Theory and practice of social work with individuals and families are explored.
Intensive study of an area of or specific approach to social work practice. Topics vary from semester to semester. May be repeated.
Introduces social work students to pediatric pulmonary diseases and to research literature in this area of health care. Offered according to demand.
This course emphasizes evidence-based practice models and methods of intervention for effective social work practice with children, adolescents, and their families experiencing mental health problems.
This course emphasizes evidence-based practice models of intervention for effective social work practice in child welfare and family services settings.
This is the first course in a two-course sequence that is designed to enable students to engage in research-informed practice. The MSW themes of evidence-based practice and critical thinking are emphasized in this course. Graduate standing with admission to the MSW Program. With special permission of the Program Chair, graduate students outside the School of Social Work may take this course.
Provides students with instruction in the major psychological and sociological theories of human behavior that support and enhance social work practice.
Prepares advanced standing students for second-year policy and policy-related courses.
Designed to provide a foundation for social work practice with individuals, families, groups, and communities, in preparation for second-year practice courses.
The primary purpose of this course is to provide social workers interested in geriatric care management with the skills and knowledge needed to help prepare and empower family members in meeting the long term care needs of older adults and people with disabilities. The instructor for this course will offer evidenced-based information about how to conduct a care giving assessment and intervention with special attention to the complexities of the current long term care industry in the U.S. and to the many resources available to help care givers at the local and national level. This course provides specialized, yet practical, information designed to help families successfully meet the challenges of filial responsibility and other forms of care giving associated with disability. The specific tasks of care giving are organized into four categories: medical; legal-insurance-financial; family-social; and spiritual-emotional. Each task reflects a real life challenge that potentially comprises an important aspect of a care recipient’s long term care plan. The model of care giving used in this course underscores the importance of timely professional consultation and the supreme value of proactive preparation that values and honors the preferences of aging parents and family members with disabilities.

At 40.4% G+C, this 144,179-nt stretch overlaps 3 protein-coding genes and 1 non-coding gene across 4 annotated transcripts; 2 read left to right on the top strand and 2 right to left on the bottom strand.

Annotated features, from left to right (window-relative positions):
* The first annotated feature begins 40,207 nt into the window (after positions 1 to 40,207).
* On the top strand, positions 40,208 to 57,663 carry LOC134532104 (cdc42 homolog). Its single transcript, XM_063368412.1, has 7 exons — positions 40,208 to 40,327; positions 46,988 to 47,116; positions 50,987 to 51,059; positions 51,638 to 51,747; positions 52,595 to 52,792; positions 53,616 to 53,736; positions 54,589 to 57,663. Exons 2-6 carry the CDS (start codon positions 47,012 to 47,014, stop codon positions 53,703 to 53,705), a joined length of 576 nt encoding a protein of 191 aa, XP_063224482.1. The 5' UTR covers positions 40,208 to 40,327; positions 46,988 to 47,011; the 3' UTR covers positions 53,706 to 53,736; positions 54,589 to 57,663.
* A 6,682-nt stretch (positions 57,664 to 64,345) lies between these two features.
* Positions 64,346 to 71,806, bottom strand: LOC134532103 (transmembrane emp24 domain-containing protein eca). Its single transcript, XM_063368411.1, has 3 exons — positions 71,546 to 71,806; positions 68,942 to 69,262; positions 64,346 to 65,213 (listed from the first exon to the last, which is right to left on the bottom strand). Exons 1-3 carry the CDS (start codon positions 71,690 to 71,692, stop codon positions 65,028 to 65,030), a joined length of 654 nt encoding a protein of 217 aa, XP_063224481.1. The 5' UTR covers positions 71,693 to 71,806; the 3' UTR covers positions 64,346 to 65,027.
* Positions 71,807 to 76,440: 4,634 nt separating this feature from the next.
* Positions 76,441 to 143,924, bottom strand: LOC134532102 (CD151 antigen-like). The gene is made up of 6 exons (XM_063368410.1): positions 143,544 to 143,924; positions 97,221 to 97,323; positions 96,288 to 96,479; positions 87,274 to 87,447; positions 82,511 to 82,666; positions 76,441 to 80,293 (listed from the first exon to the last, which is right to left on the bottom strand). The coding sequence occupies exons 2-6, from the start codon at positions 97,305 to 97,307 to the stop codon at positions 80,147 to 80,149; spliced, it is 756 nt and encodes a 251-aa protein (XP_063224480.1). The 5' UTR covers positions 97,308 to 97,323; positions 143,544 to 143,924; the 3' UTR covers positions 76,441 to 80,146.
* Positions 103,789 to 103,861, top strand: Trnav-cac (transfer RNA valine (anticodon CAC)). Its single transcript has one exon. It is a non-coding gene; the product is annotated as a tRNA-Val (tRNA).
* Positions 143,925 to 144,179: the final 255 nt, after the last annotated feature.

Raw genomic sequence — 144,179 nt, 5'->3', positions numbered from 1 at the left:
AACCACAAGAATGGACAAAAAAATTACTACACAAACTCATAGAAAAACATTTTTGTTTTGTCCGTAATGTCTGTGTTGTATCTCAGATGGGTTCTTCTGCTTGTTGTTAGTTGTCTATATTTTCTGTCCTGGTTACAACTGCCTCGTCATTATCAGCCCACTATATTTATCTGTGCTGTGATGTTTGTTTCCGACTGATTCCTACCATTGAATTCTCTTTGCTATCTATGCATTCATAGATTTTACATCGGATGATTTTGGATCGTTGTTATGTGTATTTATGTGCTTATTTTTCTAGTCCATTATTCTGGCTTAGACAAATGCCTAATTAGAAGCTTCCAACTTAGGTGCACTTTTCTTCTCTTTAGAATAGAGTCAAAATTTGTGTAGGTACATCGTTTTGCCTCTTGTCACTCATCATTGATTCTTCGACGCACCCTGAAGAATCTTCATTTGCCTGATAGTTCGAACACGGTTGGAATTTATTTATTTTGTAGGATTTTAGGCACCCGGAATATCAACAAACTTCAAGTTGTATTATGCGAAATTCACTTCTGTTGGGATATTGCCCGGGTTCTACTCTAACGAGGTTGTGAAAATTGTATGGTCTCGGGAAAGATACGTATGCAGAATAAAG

This course provides students with an understanding of the practical and emotional aspects of providing social work services to people who are dying and their families.
The first of two foundational practica designed to prepare students for generalist social work practice. Building on a liberal arts background, Field Education IA offers students supervised opportunities to apply knowledge, skills, and values learned in foundation social work practice, social welfare policy, human behavior in the social environment, and social work research classes. Students will have an opportunity to work in agencies that provide services to diverse populations using individual, family, group, and community interventions.
The second of two foundational practica designed to prepare students for generalist social work practice. Building on a liberal arts background, Field Education IB offers students supervised opportunities to apply knowledge, skills, and values learned in foundation social work practice, social welfare policy, human behavior in the social environment, and social work research classes. Students will have an opportunity to work in agencies that provide services to diverse populations using individual, family, group, and community interventions.
The first of two concentration practica designed to prepare students for advanced practice. This specialization course provides the student the opportunity to integrate through direct experience in an educationally supervised environment the knowledge, values, and skills that are necessary for social work practice.
The second of two concentration practica designed to prepare students for advanced practice. This specialization course provides the student the opportunity to integrate through direct experience in an educationally supervised environment the knowledge, values, and skills that are necessary for social work practice.
Introduction to needs and opportunities for research in social welfare policy and its implementation, past and present. Examination of the development of the welfare state and current research on social welfare policy and its implementation.
Provides students with an introduction to the PhD program, expectations for doctoral-level study, and familiarity with faculty and their research interests.
Focuses on the history, current structure, pedagogical theories, and contemporary issues important to social work educators.
Examination of some of the key theoretical issues of qualitative and quantitative social science research and the basic processes of theory formulation and knowledge building.